Purdue University faculty has created a Howard Zinn Memorial Research Award Fund in American Studies. This award is open to all Purdue University students majoring in American Studies, and offers at least $1,000 annually to “support interdisciplinary American Studies research focusing on the ways in which forms of social, cultural, intellectual, and technoscientific expression circulate among, between, and beyond the geographical borders of the United States. The resulting research will highlight the interconnected roles that gender, race, sexuality, class, science, technology, medicine, music, art, and design play in the continual redefinition of the United States.”
In 2013, the Associated Press published an article disclosing that Purdue University President Mitch Daniels tried to ban Howard Zinn’s books in public schools while he was governor of Indiana. Fundraising for this award began in 2014, with endowment funding secured in 2017, as an effort to counter this censorship and to increase the type of scholarship Howard Zinn promoted: “on the men and women typically left out of the master narrative — dissenters, African Americans, Native Americans, women, working people, and other underrepresented groups or a derivative area of research.”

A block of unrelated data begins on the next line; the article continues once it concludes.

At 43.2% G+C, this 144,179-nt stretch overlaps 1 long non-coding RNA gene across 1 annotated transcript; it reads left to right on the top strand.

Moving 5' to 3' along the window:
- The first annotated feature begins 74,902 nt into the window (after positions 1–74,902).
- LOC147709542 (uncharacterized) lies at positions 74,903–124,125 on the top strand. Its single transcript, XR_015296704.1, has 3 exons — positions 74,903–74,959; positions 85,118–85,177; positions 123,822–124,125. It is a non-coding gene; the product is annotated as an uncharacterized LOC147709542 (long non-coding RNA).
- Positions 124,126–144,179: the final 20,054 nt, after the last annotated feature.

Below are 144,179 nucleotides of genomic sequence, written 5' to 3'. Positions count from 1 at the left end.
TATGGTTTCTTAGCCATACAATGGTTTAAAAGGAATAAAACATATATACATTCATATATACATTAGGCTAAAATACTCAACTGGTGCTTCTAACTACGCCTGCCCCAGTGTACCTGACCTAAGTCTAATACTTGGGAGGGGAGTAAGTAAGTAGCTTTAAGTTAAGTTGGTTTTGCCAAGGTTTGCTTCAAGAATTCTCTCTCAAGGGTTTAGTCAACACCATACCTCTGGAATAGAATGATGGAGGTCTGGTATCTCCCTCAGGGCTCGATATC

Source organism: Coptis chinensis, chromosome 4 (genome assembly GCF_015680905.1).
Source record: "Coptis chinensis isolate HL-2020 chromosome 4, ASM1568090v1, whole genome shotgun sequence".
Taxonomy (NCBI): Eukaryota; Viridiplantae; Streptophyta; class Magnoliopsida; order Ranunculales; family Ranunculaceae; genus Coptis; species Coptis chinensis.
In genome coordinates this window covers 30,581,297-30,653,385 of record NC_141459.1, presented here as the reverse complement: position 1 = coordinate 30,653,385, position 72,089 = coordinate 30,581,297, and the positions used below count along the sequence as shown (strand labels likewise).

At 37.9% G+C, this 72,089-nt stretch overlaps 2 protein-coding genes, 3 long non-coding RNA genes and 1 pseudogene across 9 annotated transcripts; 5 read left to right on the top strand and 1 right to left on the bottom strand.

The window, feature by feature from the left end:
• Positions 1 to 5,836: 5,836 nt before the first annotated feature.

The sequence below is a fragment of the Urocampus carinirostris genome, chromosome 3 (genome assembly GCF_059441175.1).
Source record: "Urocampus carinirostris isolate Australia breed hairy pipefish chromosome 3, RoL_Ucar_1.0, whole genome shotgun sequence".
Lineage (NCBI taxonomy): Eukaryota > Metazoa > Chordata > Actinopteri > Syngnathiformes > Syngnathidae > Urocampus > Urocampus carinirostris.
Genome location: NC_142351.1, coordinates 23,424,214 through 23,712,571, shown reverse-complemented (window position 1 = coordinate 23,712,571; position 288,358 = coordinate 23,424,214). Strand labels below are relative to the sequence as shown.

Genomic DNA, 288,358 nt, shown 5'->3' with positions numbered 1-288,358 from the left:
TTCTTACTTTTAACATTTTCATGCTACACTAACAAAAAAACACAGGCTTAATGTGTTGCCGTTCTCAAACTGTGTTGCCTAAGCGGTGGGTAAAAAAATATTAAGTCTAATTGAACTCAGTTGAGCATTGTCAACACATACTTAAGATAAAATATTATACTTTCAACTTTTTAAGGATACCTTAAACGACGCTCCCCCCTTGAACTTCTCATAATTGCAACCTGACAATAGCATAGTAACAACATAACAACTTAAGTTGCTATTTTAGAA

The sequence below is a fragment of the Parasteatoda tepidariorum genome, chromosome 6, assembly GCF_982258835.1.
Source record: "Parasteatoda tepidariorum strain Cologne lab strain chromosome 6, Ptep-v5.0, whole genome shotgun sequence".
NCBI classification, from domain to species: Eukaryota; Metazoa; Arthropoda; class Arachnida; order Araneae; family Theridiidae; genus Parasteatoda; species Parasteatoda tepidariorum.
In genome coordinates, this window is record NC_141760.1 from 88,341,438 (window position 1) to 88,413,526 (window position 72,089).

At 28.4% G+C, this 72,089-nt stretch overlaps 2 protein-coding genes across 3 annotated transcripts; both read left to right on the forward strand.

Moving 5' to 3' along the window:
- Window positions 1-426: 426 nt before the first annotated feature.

The next award will be given in 2019. For updates and more information, visit Zinn Memorial Research Award.
Howard Zinn was the faculty adviser for the Boston University (BU) student newspaper, bu exposure.
In 1977-78, the administration of John Silber demanded that Zinn agree to review the contents of the paper before it was published and act as a censor. Zinn refused. The newspaper was then banned from campus. Given that BU’s campus is in the middle of a city, it was impossible for the BU administration to stop distribution of the paper. However, all student governments were prohibited from providing funds, the journalism department banned internships, student organizations could not reserve rooms for the paper, the paper was prohibited from registering as a student organization, and no fundraising events could be held on campus.